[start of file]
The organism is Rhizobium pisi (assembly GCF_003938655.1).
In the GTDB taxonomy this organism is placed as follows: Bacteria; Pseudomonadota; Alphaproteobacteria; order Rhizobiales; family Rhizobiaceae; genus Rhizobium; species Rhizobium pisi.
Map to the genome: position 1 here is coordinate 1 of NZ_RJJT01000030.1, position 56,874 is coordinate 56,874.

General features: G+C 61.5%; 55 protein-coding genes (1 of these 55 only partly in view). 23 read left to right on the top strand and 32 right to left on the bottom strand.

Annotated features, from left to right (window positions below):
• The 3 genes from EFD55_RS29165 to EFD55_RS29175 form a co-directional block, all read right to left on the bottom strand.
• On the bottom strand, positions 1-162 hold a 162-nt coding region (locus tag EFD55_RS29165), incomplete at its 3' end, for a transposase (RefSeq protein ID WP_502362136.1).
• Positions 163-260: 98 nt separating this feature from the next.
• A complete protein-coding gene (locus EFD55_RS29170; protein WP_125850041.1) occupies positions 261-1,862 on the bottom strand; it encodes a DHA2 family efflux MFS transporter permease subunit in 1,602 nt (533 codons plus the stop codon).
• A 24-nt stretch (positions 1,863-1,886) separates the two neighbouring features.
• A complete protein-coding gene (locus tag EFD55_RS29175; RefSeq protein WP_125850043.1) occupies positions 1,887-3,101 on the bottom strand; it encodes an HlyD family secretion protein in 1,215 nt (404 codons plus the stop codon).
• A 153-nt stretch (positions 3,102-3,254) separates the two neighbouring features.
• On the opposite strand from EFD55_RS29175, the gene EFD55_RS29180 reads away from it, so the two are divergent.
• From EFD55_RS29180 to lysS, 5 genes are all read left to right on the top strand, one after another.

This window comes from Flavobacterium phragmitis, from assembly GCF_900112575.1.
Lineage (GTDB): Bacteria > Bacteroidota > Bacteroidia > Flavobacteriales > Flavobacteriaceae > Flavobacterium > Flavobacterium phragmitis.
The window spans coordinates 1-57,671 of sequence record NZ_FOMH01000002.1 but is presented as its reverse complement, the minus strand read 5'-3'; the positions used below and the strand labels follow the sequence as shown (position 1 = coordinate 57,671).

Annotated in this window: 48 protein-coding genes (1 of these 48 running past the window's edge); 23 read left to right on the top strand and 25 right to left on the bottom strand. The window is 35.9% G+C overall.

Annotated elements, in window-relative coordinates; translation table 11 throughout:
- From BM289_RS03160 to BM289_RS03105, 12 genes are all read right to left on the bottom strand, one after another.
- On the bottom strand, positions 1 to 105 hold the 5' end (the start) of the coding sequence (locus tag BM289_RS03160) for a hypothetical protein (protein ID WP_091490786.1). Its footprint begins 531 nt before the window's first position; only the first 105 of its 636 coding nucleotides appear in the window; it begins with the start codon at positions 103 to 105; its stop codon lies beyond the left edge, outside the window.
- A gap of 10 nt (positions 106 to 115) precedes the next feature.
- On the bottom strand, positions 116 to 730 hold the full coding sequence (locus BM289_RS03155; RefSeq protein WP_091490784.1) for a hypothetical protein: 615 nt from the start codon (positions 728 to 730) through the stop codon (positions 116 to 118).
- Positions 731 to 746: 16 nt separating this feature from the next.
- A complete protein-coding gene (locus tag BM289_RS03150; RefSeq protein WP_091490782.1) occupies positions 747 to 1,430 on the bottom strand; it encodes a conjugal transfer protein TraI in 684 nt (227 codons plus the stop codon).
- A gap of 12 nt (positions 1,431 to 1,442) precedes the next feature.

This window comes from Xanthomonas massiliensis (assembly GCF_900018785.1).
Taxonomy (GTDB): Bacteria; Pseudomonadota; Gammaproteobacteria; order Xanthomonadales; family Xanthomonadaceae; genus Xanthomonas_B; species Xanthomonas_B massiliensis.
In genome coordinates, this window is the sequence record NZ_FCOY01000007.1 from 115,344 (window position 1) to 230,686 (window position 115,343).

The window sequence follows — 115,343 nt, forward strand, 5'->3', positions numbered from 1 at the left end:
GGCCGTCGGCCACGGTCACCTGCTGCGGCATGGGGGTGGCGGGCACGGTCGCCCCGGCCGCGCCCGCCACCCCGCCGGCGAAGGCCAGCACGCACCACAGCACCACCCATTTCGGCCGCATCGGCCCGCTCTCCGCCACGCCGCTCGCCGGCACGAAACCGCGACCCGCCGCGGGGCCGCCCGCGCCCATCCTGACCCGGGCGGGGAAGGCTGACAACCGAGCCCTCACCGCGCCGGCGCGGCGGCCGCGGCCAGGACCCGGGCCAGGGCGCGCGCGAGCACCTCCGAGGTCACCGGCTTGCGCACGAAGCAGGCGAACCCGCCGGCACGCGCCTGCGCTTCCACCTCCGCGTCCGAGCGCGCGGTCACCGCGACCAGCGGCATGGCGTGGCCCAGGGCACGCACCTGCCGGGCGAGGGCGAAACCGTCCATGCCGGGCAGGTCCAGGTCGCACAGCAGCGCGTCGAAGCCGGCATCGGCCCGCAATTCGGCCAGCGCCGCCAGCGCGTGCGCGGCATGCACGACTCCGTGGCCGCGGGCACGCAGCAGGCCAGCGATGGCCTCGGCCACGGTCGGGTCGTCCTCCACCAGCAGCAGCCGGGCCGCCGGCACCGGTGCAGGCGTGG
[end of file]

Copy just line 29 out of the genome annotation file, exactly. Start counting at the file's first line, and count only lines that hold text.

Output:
In genome coordinates, this window is the sequence record NZ_FCOY01000007.1 from 115,344 (window position 1) to 230,686 (window position 115,343).